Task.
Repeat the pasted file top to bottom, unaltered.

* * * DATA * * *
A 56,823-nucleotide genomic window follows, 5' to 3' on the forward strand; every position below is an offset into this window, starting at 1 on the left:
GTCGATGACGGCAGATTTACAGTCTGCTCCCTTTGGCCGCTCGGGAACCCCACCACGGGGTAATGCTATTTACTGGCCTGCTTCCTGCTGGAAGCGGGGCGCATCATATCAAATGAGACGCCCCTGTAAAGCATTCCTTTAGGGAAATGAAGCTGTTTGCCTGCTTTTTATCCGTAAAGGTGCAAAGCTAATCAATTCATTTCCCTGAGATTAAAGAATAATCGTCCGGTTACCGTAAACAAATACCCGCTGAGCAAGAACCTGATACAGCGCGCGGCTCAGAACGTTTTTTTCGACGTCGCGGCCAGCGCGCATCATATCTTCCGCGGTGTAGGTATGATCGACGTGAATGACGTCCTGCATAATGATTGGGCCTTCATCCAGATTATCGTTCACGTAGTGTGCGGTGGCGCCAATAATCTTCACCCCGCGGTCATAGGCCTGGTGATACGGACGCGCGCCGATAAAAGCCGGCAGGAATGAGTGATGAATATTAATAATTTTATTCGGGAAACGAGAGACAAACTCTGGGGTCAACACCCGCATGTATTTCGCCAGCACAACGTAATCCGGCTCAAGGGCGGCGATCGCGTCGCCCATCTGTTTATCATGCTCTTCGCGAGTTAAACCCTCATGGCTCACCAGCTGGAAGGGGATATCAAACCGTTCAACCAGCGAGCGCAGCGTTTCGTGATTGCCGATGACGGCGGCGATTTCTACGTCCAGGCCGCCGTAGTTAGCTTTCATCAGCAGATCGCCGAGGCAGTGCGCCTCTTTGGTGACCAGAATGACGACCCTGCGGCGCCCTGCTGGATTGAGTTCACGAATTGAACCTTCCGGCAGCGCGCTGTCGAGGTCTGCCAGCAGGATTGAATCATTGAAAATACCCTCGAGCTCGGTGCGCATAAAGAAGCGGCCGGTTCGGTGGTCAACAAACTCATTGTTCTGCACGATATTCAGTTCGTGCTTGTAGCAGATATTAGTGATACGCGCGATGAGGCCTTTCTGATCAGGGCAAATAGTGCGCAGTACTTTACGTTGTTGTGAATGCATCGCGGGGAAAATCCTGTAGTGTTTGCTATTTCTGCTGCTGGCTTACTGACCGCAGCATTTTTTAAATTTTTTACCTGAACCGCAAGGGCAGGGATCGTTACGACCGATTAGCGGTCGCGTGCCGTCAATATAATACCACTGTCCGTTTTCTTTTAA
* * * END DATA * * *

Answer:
A 56,823-nucleotide genomic window follows, 5' to 3' on the forward strand; every position below is an offset into this window, starting at 1 on the left:
GTCGATGACGGCAGATTTACAGTCTGCTCCCTTTGGCCGCTCGGGAACCCCACCACGGGGTAATGCTATTTACTGGCCTGCTTCCTGCTGGAAGCGGGGCGCATCATATCAAATGAGACGCCCCTGTAAAGCATTCCTTTAGGGAAATGAAGCTGTTTGCCTGCTTTTTATCCGTAAAGGTGCAAAGCTAATCAATTCATTTCCCTGAGATTAAAGAATAATCGTCCGGTTACCGTAAACAAATACCCGCTGAGCAAGAACCTGATACAGCGCGCGGCTCAGAACGTTTTTTTCGACGTCGCGGCCAGCGCGCATCATATCTTCCGCGGTGTAGGTATGATCGACGTGAATGACGTCCTGCATAATGATTGGGCCTTCATCCAGATTATCGTTCACGTAGTGTGCGGTGGCGCCAATAATCTTCACCCCGCGGTCATAGGCCTGGTGATACGGACGCGCGCCGATAAAAGCCGGCAGGAATGAGTGATGAATATTAATAATTTTATTCGGGAAACGAGAGACAAACTCTGGGGTCAACACCCGCATGTATTTCGCCAGCACAACGTAATCCGGCTCAAGGGCGGCGATCGCGTCGCCCATCTGTTTATCATGCTCTTCGCGAGTTAAACCCTCATGGCTCACCAGCTGGAAGGGGATATCAAACCGTTCAACCAGCGAGCGCAGCGTTTCGTGATTGCCGATGACGGCGGCGATTTCTACGTCCAGGCCGCCGTAGTTAGCTTTCATCAGCAGATCGCCGAGGCAGTGCGCCTCTTTGGTGACCAGAATGACGACCCTGCGGCGCCCTGCTGGATTGAGTTCACGAATTGAACCTTCCGGCAGCGCGCTGTCGAGGTCTGCCAGCAGGATTGAATCATTGAAAATACCCTCGAGCTCGGTGCGCATAAAGAAGCGGCCGGTTCGGTGGTCAACAAACTCATTGTTCTGCACGATATTCAGTTCGTGCTTGTAGCAGATATTAGTGATACGCGCGATGAGGCCTTTCTGATCAGGGCAAATAGTGCGCAGTACTTTACGTTGTTGTGAATGCATCGCGGGGAAAATCCTGTAGTGTTTGCTATTTCTGCTGCTGGCTTACTGACCGCAGCATTTTTTAAATTTTTTACCTGAACCGCAAGGGCAGGGATCGTTACGACCGATTAGCGGTCGCGTGCCGTCAATATAATACCACTGTCCGTTTTCTTTTAA